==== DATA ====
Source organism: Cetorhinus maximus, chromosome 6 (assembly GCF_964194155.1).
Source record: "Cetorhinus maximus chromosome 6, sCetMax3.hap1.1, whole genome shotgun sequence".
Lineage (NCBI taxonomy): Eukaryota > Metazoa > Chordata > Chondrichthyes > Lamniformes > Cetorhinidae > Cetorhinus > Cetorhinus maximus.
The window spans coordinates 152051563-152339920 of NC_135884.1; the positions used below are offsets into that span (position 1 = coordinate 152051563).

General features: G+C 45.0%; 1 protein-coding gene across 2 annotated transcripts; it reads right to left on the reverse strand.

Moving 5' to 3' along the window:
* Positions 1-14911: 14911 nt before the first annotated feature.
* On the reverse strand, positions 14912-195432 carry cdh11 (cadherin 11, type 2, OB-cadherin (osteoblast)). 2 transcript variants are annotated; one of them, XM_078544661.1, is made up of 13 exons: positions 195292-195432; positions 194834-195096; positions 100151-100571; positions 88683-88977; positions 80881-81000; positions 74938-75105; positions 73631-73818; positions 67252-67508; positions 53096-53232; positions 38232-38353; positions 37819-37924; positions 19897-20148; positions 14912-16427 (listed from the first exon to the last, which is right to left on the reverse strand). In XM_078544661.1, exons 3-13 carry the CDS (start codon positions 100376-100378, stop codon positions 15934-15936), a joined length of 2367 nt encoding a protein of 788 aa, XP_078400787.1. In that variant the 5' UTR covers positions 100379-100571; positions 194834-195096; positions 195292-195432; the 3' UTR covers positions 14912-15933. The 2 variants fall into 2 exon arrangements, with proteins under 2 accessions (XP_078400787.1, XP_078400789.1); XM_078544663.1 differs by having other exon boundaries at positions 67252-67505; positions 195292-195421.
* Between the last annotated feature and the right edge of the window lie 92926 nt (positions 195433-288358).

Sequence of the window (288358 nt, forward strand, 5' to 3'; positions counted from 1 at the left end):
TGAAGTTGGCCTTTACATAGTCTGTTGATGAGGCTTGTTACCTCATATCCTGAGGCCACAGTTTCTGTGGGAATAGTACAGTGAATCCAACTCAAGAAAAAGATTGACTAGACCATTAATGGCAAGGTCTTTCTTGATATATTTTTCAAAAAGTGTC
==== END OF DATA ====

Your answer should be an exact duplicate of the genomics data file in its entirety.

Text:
Source organism: Cetorhinus maximus, chromosome 6 (assembly GCF_964194155.1).
Source record: "Cetorhinus maximus chromosome 6, sCetMax3.hap1.1, whole genome shotgun sequence".
Lineage (NCBI taxonomy): Eukaryota > Metazoa > Chordata > Chondrichthyes > Lamniformes > Cetorhinidae > Cetorhinus > Cetorhinus maximus.
The window spans coordinates 152051563-152339920 of NC_135884.1; the positions used below are offsets into that span (position 1 = coordinate 152051563).

General features: G+C 45.0%; 1 protein-coding gene across 2 annotated transcripts; it reads right to left on the reverse strand.

Moving 5' to 3' along the window:
* Positions 1-14911: 14911 nt before the first annotated feature.
* On the reverse strand, positions 14912-195432 carry cdh11 (cadherin 11, type 2, OB-cadherin (osteoblast)). 2 transcript variants are annotated; one of them, XM_078544661.1, is made up of 13 exons: positions 195292-195432; positions 194834-195096; positions 100151-100571; positions 88683-88977; positions 80881-81000; positions 74938-75105; positions 73631-73818; positions 67252-67508; positions 53096-53232; positions 38232-38353; positions 37819-37924; positions 19897-20148; positions 14912-16427 (listed from the first exon to the last, which is right to left on the reverse strand). In XM_078544661.1, exons 3-13 carry the CDS (start codon positions 100376-100378, stop codon positions 15934-15936), a joined length of 2367 nt encoding a protein of 788 aa, XP_078400787.1. In that variant the 5' UTR covers positions 100379-100571; positions 194834-195096; positions 195292-195432; the 3' UTR covers positions 14912-15933. The 2 variants fall into 2 exon arrangements, with proteins under 2 accessions (XP_078400787.1, XP_078400789.1); XM_078544663.1 differs by having other exon boundaries at positions 67252-67505; positions 195292-195421.
* Between the last annotated feature and the right edge of the window lie 92926 nt (positions 195433-288358).

Sequence of the window (288358 nt, forward strand, 5' to 3'; positions counted from 1 at the left end):
TGAAGTTGGCCTTTACATAGTCTGTTGATGAGGCTTGTTACCTCATATCCTGAGGCCACAGTTTCTGTGGGAATAGTACAGTGAATCCAACTCAAGAAAAAGATTGACTAGACCATTAATGGCAAGGTCTTTCTTGATATATTTTTCAAAAAGTGTC